The continuous-distribution assumption also helps in part d), because when we graph Bob's arrival times at every point along one axis and Jane's arrival times at every point along the other axis, not just at the $61$ whole-minute times, the graph of the set of events in which they successfully meet is a polygon whose area we can easily compute. If we dealt only in whole-minute times then we'd have to count the individual lattice points, for which we can also derive formulas but not ones quite as simple. For example, the area of a right triangle with legs $n$ and $n$ is $\frac12 n^2,$ but it has $\frac12(n^2 + n)$ lattice points (if $n$ is an integer).

In short, under your assumptions, your answer for part a) is incorrect, but if you make the same assumptions that I would, your answer is correct.

For part b), you say Jane might arrive at 12:56 (among other times), but that is not correct: it is assumed that Jane arrives between 1 and 2 pm, and 12:56 is not between 1 and 2 pm. On the other hand, even if Jane is later than 1:10, as long as she arrives by 1:15 Bob will still be waiting. You did not consider that possibility, but when you do consider it then the probability of meeting becomes $\frac14.$ So again you have the same answer I would give, but the wrong reasons for it.

For part c) you have the right range of times, but miscounted them: there are $16$ distinct whole-minute times from 1:25 to 1:40 inclusive. And again if you allow Jane to arrive at any time in that interval the formula is simplified and your result turns out to be correct.

For part d), the line $y = x - 10$ is useful if $x$ is Jane's arrival time in minutes (and possibly fractions thereof) after 1 pm and $y$ is Bob's arrival time. That line separates the "good" events from the events where $y < x - 10,$ in which Bob arrives more than $10$ minutes before Jane and therefore leaves before she arrives. Another line to look at is the one that separates the "good" events from the ones where Bob arrives more than 5 minutes after Jane and she has already left.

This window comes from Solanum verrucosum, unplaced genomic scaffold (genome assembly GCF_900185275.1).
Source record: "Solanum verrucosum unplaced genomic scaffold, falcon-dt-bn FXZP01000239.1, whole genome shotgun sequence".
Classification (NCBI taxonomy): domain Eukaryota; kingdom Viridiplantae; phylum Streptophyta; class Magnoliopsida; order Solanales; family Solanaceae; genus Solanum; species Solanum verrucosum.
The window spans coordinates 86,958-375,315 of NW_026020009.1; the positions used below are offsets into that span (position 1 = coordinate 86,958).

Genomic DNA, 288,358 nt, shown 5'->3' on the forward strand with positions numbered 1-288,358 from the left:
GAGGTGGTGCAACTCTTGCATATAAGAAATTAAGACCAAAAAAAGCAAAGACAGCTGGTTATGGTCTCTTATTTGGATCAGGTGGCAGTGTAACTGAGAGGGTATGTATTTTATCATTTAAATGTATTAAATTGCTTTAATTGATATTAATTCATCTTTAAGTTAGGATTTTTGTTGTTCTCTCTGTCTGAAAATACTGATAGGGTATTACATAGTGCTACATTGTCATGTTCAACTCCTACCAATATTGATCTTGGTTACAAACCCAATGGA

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  • $\begingroup$ Firstly thank you for the detailed answer, which has helped me allot. I did original think by the seconds but thought because of the other questions maybe it minutes but I see now my mistakes. Once again thank you. $\endgroup$ – james2018 Sep 30 '18 at 17:29
  • $\begingroup$ Also after a quick read on uniform distribution I think I can see now what, is going. So for a) if I draw a graph the region I am looking in is $P(1 \leq x \leg1:10)=\frac{1}{3600} \times 600= \frac{1}{6}$ I have followed the same idea for b) and c) ,and see that I do get $\frac{1}{4}$ for both. Not sure why latex error but it a less than equal to for that interval $\endgroup$ – james2018 Sep 30 '18 at 18:06
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    $\begingroup$ You don't have to change units to seconds. The idea is to assume any fractional amount of time is possible, so no matter what units you use you can subdivide a time period as finely as you need to. The calculations will then work out to the same probabilities in any units, exactly as you computed them. $\endgroup$ – David K Oct 1 '18 at 12:02